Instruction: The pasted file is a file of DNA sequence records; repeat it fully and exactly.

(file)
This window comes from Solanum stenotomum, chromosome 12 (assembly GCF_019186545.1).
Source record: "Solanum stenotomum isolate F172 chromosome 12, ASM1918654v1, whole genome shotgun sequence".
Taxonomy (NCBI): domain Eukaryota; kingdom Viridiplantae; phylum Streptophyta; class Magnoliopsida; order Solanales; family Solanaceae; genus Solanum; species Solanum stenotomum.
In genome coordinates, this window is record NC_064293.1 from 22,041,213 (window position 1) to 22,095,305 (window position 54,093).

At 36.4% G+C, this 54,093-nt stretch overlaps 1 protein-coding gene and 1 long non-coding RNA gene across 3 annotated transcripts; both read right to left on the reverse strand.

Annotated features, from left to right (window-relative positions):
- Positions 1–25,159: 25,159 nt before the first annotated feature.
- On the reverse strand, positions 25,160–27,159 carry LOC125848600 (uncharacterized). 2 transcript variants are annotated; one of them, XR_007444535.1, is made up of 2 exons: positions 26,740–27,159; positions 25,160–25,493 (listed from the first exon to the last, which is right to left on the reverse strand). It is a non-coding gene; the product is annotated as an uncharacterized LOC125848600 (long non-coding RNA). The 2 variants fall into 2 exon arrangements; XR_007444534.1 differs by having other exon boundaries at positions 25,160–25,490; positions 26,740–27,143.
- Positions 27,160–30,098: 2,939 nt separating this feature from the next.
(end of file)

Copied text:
This window comes from Solanum stenotomum, chromosome 12 (assembly GCF_019186545.1).
Source record: "Solanum stenotomum isolate F172 chromosome 12, ASM1918654v1, whole genome shotgun sequence".
Taxonomy (NCBI): domain Eukaryota; kingdom Viridiplantae; phylum Streptophyta; class Magnoliopsida; order Solanales; family Solanaceae; genus Solanum; species Solanum stenotomum.
In genome coordinates, this window is record NC_064293.1 from 22,041,213 (window position 1) to 22,095,305 (window position 54,093).

At 36.4% G+C, this 54,093-nt stretch overlaps 1 protein-coding gene and 1 long non-coding RNA gene across 3 annotated transcripts; both read right to left on the reverse strand.

Annotated features, from left to right (window-relative positions):
- Positions 1–25,159: 25,159 nt before the first annotated feature.
- On the reverse strand, positions 25,160–27,159 carry LOC125848600 (uncharacterized). 2 transcript variants are annotated; one of them, XR_007444535.1, is made up of 2 exons: positions 26,740–27,159; positions 25,160–25,493 (listed from the first exon to the last, which is right to left on the reverse strand). It is a non-coding gene; the product is annotated as an uncharacterized LOC125848600 (long non-coding RNA). The 2 variants fall into 2 exon arrangements; XR_007444534.1 differs by having other exon boundaries at positions 25,160–25,490; positions 26,740–27,143.
- Positions 27,160–30,098: 2,939 nt separating this feature from the next.